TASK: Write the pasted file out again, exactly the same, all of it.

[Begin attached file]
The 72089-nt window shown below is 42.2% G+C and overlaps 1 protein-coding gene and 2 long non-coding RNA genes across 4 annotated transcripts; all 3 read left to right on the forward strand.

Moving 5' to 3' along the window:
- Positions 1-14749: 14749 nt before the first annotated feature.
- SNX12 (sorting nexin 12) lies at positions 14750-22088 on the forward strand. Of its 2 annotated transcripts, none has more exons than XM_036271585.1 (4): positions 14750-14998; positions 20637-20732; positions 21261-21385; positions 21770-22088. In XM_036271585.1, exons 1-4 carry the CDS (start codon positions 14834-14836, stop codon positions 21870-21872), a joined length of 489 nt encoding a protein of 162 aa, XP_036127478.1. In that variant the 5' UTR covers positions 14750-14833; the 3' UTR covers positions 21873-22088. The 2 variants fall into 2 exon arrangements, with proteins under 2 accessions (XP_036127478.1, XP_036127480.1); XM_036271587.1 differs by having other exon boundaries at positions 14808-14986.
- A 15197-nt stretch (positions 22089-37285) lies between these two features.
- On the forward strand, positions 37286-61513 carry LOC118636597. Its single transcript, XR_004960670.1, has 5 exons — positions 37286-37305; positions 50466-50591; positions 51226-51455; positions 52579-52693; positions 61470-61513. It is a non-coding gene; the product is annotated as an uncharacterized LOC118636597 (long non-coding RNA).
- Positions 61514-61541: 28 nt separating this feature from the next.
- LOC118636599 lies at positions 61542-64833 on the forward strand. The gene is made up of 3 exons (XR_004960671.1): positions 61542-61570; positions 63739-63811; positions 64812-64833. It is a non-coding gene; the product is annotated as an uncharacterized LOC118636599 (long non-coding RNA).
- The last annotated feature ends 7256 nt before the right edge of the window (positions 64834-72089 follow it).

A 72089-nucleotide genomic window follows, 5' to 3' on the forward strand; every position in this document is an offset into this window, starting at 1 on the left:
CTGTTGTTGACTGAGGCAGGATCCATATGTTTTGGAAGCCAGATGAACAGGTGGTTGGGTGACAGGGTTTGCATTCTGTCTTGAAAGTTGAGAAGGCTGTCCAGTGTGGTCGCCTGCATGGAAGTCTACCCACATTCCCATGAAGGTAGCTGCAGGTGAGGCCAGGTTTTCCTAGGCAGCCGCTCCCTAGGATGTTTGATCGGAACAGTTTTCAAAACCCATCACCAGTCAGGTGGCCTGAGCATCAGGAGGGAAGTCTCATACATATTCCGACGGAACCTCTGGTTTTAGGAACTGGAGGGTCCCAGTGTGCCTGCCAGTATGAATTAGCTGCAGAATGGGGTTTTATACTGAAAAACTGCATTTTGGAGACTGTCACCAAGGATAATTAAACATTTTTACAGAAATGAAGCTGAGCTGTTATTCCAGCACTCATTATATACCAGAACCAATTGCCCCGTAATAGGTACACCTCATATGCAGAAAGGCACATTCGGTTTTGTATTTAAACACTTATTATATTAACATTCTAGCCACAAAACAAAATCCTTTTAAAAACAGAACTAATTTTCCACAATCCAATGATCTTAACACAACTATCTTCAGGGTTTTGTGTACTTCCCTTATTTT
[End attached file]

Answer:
The 72089-nt window shown below is 42.2% G+C and overlaps 1 protein-coding gene and 2 long non-coding RNA genes across 4 annotated transcripts; all 3 read left to right on the forward strand.

Moving 5' to 3' along the window:
- Positions 1-14749: 14749 nt before the first annotated feature.
- SNX12 (sorting nexin 12) lies at positions 14750-22088 on the forward strand. Of its 2 annotated transcripts, none has more exons than XM_036271585.1 (4): positions 14750-14998; positions 20637-20732; positions 21261-21385; positions 21770-22088. In XM_036271585.1, exons 1-4 carry the CDS (start codon positions 14834-14836, stop codon positions 21870-21872), a joined length of 489 nt encoding a protein of 162 aa, XP_036127478.1. In that variant the 5' UTR covers positions 14750-14833; the 3' UTR covers positions 21873-22088. The 2 variants fall into 2 exon arrangements, with proteins under 2 accessions (XP_036127478.1, XP_036127480.1); XM_036271587.1 differs by having other exon boundaries at positions 14808-14986.
- A 15197-nt stretch (positions 22089-37285) lies between these two features.
- On the forward strand, positions 37286-61513 carry LOC118636597. Its single transcript, XR_004960670.1, has 5 exons — positions 37286-37305; positions 50466-50591; positions 51226-51455; positions 52579-52693; positions 61470-61513. It is a non-coding gene; the product is annotated as an uncharacterized LOC118636597 (long non-coding RNA).
- Positions 61514-61541: 28 nt separating this feature from the next.
- LOC118636599 lies at positions 61542-64833 on the forward strand. The gene is made up of 3 exons (XR_004960671.1): positions 61542-61570; positions 63739-63811; positions 64812-64833. It is a non-coding gene; the product is annotated as an uncharacterized LOC118636599 (long non-coding RNA).
- The last annotated feature ends 7256 nt before the right edge of the window (positions 64834-72089 follow it).

A 72089-nucleotide genomic window follows, 5' to 3' on the forward strand; every position in this document is an offset into this window, starting at 1 on the left:
CTGTTGTTGACTGAGGCAGGATCCATATGTTTTGGAAGCCAGATGAACAGGTGGTTGGGTGACAGGGTTTGCATTCTGTCTTGAAAGTTGAGAAGGCTGTCCAGTGTGGTCGCCTGCATGGAAGTCTACCCACATTCCCATGAAGGTAGCTGCAGGTGAGGCCAGGTTTTCCTAGGCAGCCGCTCCCTAGGATGTTTGATCGGAACAGTTTTCAAAACCCATCACCAGTCAGGTGGCCTGAGCATCAGGAGGGAAGTCTCATACATATTCCGACGGAACCTCTGGTTTTAGGAACTGGAGGGTCCCAGTGTGCCTGCCAGTATGAATTAGCTGCAGAATGGGGTTTTATACTGAAAAACTGCATTTTGGAGACTGTCACCAAGGATAATTAAACATTTTTACAGAAATGAAGCTGAGCTGTTATTCCAGCACTCATTATATACCAGAACCAATTGCCCCGTAATAGGTACACCTCATATGCAGAAAGGCACATTCGGTTTTGTATTTAAACACTTATTATATTAACATTCTAGCCACAAAACAAAATCCTTTTAAAAACAGAACTAATTTTCCACAATCCAATGATCTTAACACAACTATCTTCAGGGTTTTGTGTACTTCCCTTATTTT